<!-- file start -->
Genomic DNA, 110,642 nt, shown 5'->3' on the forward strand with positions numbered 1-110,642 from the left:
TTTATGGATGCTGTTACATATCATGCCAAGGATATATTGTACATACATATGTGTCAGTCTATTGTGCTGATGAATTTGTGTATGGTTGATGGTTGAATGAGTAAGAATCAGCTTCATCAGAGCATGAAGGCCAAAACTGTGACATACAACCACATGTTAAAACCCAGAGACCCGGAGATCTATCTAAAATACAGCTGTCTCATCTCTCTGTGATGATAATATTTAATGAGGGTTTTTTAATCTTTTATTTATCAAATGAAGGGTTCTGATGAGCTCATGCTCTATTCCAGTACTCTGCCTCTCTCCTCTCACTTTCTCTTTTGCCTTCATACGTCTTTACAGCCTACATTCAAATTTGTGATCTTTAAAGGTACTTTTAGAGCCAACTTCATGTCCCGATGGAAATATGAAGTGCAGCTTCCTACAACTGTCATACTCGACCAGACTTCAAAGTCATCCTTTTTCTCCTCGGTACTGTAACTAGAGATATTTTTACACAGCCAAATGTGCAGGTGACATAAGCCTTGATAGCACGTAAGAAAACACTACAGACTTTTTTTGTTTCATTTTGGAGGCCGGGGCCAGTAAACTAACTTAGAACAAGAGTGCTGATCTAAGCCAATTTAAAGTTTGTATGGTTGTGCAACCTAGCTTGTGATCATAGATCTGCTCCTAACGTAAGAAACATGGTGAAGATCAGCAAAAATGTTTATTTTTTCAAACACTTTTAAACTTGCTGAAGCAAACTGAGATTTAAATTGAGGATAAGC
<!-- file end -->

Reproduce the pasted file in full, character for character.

Genomic DNA, 110,642 nt, shown 5'->3' on the forward strand with positions numbered 1-110,642 from the left:
TTTATGGATGCTGTTACATATCATGCCAAGGATATATTGTACATACATATGTGTCAGTCTATTGTGCTGATGAATTTGTGTATGGTTGATGGTTGAATGAGTAAGAATCAGCTTCATCAGAGCATGAAGGCCAAAACTGTGACATACAACCACATGTTAAAACCCAGAGACCCGGAGATCTATCTAAAATACAGCTGTCTCATCTCTCTGTGATGATAATATTTAATGAGGGTTTTTTAATCTTTTATTTATCAAATGAAGGGTTCTGATGAGCTCATGCTCTATTCCAGTACTCTGCCTCTCTCCTCTCACTTTCTCTTTTGCCTTCATACGTCTTTACAGCCTACATTCAAATTTGTGATCTTTAAAGGTACTTTTAGAGCCAACTTCATGTCCCGATGGAAATATGAAGTGCAGCTTCCTACAACTGTCATACTCGACCAGACTTCAAAGTCATCCTTTTTCTCCTCGGTACTGTAACTAGAGATATTTTTACACAGCCAAATGTGCAGGTGACATAAGCCTTGATAGCACGTAAGAAAACACTACAGACTTTTTTTGTTTCATTTTGGAGGCCGGGGCCAGTAAACTAACTTAGAACAAGAGTGCTGATCTAAGCCAATTTAAAGTTTGTATGGTTGTGCAACCTAGCTTGTGATCATAGATCTGCTCCTAACGTAAGAAACATGGTGAAGATCAGCAAAAATGTTTATTTTTTCAAACACTTTTAAACTTGCTGAAGCAAACTGAGATTTAAATTGAGGATAAGC